On September 22nd, the Spruce Foundation kicked off the second year of the Spruce Council program with our fall quarterly meeting.
Spruce Council is the Spruce Foundation’s program to engage young professionals deeper in our work, and in the wider world of philanthropy. Being a member of Spruce Council allows participants to immerse themselves in Philadelphia’s philanthropy scene, to assist with meaningful projects integral to the Foundation’s success, and to define their own version of change-making philanthropy. This program is a key way that the Spruce Foundation intentionally cultivates the next generation of philanthropists and actively diversifies our volunteer base.
Spruce Council offers quarterly meetings devoted to educational programming, opportunities to volunteer with Spruce, invitations to attend Spruce events, and networking with Spruce Board and other Council members.
For our September quarterly meeting, we chose the topic Diversity, Equity, and Inclusion in Philanthropy.
Omar Woodard, Executive Director of GreenLight Fund Philadelphia, led the educational session, which focused on evaluating the missions of non-profit organizations around issues of white supremacy and patriarchy. We were blown away by Omar’s presentation and his thoughtful responses during the Q&A session. Participants left the conversation with key takeaways for evaluating organizations through an equity and inclusion lens to further guide personal philanthropy. Below are a few of those takeaways:
More specifically, we learned that philanthropy should focus on solving root causes in order to create systemic change. White supremacy is embedded in policies and systems, and therefore must be addressed on a systemic level. For example, GreenLight supports proven models to solve challenges as defined by community members experiencing them. GreenLight focuses on all 400,000 people facing poverty in Philadelphia to address root causes on a systemic level.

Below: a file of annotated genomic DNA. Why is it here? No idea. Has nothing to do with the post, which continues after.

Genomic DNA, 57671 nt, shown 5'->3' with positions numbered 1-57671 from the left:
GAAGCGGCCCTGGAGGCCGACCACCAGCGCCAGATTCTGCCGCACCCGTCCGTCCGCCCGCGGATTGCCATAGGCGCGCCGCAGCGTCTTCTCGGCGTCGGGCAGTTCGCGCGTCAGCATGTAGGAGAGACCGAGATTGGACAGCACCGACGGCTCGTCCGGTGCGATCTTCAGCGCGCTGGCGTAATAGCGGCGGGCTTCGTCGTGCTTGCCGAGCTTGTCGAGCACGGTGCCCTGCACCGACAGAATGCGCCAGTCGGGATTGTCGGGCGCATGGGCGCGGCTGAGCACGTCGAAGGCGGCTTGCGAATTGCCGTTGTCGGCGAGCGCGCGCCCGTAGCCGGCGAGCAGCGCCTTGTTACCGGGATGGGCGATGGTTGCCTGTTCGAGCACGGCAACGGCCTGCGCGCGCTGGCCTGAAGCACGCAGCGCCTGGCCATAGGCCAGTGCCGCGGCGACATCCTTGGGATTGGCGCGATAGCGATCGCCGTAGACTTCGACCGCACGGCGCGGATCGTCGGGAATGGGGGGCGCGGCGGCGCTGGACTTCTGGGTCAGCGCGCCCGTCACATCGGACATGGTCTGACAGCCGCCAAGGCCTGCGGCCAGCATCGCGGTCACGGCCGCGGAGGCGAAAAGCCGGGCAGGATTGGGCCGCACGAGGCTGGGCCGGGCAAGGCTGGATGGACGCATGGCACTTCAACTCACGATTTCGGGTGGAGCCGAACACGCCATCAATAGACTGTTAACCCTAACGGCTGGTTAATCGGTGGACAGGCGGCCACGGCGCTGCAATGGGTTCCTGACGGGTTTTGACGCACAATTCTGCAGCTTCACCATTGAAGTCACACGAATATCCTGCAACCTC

To use the GreenLight model to figure out your personal philanthropic approach, consider the following:
- Self-awareness: Determine what gets you excited about philanthropy.
- Situational awareness: Understand the systems you operate within and how these systems impact yourself and others differently.
Additionally, implementing strategies in tandem across these three levels results in more impactful social change:
- Policy: Change federal, state and/or local policies to expand access or increase funding
- Practice: Change how government and/or businesses engage in a particular issue
- Perception: Change how people see, approach, and/or think about an issue
Omar concluded his presentation with critical advice to use your privilege to help solve community problems, and to use your voice to elevate and uplift Black-led organizations and Black-led giving circles.
Omar answered attendees’ questions, ranging from criteria for venture philanthropy to board donation policies to hiring Black talent to sexism and patriarchy in Philadelphia. He provided insightful responses to all of the questions, two of which are highlighted below.
- To ethically collect stories of program participants, you can empower community members to tell their stories on their terms, whether through an interview or writing it themselves – and pay them for their labor.
- It is important to strengthen the “circle” element of Giving Circles by creating connectivity among people who care about the community but might not otherwise be in the same space. Building a strong circle allows you to accelerate the impact of your giving.
In addition, we invited the Philadelphia Black Giving Circle (“PBGC”) to highlight their work to leverage collective resources from diverse donors to support non-profit organizations undertaking impactful work in the Black community. Chelsea Hicks, a PBGC Steering Committee Member, shared information about the group’s philanthropic work in Philadelphia, as well as how to get more involved with PBGC. Check out PBGC’s website and social media to learn more.
To join more conversations like this, sign up for Spruce Council on our Get Involved page. Stay tuned for more details on our December 2020 meeting!